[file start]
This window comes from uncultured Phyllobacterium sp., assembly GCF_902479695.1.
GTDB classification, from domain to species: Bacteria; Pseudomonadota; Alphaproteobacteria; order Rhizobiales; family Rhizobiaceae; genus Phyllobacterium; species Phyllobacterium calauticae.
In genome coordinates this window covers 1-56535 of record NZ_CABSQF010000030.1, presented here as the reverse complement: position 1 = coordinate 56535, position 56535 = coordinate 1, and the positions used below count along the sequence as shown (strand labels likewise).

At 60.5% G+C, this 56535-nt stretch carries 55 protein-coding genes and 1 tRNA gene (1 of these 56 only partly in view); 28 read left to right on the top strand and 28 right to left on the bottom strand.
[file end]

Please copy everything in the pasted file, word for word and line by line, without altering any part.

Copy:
This window comes from uncultured Phyllobacterium sp., assembly GCF_902479695.1.
GTDB classification, from domain to species: Bacteria; Pseudomonadota; Alphaproteobacteria; order Rhizobiales; family Rhizobiaceae; genus Phyllobacterium; species Phyllobacterium calauticae.
In genome coordinates this window covers 1-56535 of record NZ_CABSQF010000030.1, presented here as the reverse complement: position 1 = coordinate 56535, position 56535 = coordinate 1, and the positions used below count along the sequence as shown (strand labels likewise).

At 60.5% G+C, this 56535-nt stretch carries 55 protein-coding genes and 1 tRNA gene (1 of these 56 only partly in view); 28 read left to right on the top strand and 28 right to left on the bottom strand.